Ted Ellenbecker loves to fish and because he does, he fights for catfish conservation. In December of 2020, he was named to the Conservation Committee of the American Catfishing Association.
The Importance of Conservation
by Ted Ellenbecker
Catfish conservation will be successful if it satisfies both biological and social needs.
Conservation is the true foundation of the sport we love. Understanding its importance can help shape the sport and alter the future of the fishery. Conservation is at times misunderstood and at times gives birth to heated discussions because it is not as simple to understand, apply, or judge as many would think. There are many aspects to conservation that need to be better understood by all anglers in my opinion.
Conservation has been defined as, “…the prevention of wasteful use of a resource.” In this case, we are talking about either a fish species or a body of water. Several areas need to be considered if we are to prevent waste of the resource. And there are just as many ways that conservation or regulation can be enacted to positively impact our sport.
Let me give you some things to think about. To start with there are two types of regulations. There are biological “needs” and social “needs.” Each of them needs to be considered when there is thought of changing regulations on a body of water or for a particular species.
Many of the regulations put into play are socially supported because the anglers that use the waters involved support and believe a change will improve their sport. Fortunately, the Game, Fish, & Parks (GFP) organizations are starting to understand that many anglers spend hundreds of hours on the water and see many things that policymakers should pay attention to. The fisheries departments are now listening to what we say. But to have an impact or make a change there still needs to be a valid reason.
GFPs want evidence that change will be an improvement, even if it simply makes the sport more enjoyable for the anglers involved. This last statement is however the hardest part of conservation to get right. If we are successful, the result is a balance in regulations that supports the fish, the water, and all anglers that utilize the water.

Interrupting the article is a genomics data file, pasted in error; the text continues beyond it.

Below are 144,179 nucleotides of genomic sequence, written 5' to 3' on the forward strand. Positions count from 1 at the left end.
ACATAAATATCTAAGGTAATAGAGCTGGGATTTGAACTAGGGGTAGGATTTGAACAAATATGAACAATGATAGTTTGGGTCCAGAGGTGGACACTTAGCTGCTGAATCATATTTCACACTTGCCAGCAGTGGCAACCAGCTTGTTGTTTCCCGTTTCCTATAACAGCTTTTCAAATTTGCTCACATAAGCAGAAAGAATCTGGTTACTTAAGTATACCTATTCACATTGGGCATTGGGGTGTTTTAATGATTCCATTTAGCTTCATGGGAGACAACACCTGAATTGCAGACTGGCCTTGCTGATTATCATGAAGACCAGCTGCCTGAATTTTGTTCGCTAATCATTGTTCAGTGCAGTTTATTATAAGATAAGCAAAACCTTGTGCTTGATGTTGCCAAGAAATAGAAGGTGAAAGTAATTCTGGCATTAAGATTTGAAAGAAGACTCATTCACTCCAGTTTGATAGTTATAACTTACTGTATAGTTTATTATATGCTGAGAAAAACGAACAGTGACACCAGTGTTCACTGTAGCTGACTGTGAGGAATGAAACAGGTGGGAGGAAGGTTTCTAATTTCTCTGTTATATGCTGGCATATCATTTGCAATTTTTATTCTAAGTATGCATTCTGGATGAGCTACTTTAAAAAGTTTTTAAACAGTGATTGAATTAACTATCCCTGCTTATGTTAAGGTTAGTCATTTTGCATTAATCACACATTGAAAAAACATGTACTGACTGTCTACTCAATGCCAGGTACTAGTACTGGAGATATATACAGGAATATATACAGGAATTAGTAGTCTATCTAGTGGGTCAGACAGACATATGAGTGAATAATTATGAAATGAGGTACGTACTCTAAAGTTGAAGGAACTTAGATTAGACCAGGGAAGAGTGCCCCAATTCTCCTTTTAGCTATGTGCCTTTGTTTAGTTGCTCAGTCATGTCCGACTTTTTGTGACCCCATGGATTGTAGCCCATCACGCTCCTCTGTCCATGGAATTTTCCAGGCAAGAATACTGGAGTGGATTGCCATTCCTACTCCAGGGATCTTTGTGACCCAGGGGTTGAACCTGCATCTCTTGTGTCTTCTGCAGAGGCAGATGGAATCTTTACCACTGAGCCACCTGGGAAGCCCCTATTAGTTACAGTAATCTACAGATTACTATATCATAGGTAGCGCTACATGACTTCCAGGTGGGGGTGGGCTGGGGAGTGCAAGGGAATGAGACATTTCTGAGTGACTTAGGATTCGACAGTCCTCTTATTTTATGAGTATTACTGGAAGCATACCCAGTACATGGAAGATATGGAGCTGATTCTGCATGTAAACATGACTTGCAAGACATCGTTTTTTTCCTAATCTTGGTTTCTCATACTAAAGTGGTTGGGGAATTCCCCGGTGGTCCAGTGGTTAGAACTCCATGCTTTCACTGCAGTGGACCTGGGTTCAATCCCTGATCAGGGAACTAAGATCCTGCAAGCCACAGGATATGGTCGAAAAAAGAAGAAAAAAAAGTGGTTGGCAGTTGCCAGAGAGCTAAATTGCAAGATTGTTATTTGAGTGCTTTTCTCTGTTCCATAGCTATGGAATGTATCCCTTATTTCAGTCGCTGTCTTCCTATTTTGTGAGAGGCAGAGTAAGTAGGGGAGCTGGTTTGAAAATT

In my opinion, this is why the “one over” regulation is a very useful tool in species management. The rule simply means that one fish of a certain length or longer may be kept. Just like the sign in the photo states, “Only one flathead catfish 30 inches or longer may be retained in the daily limit from this waterbody.”
The “one over” regulation worked because it satisfied both biological and social needs. This particular regulation achieves several goals that are important to the anglers as well as the species. To start, it retains some of the larger fish in the water that may otherwise be harvested. It also allows tournament anglers to weigh in the bigger fish. For those that want a bigger fish to eat the can legally do so. It also supports the CPR movement which results in more trophy fish for the future and I believe it’s safe to say we all want the opportunity to hook a bigger fish!
In closing, there is one more thing to consider. As with any sport, any species, any regulation, it is in the control of the user. In this case, the angler decides the future of the sport by supporting the regulation. To improve anything an effort to do so must take place. To improve a fishery the anglers must respect the fish, the water, the sport, and themselves while making an effort to improve the resource. Our sport is important, widespread, and growing. It is worth any necessary effort required to keep it growing!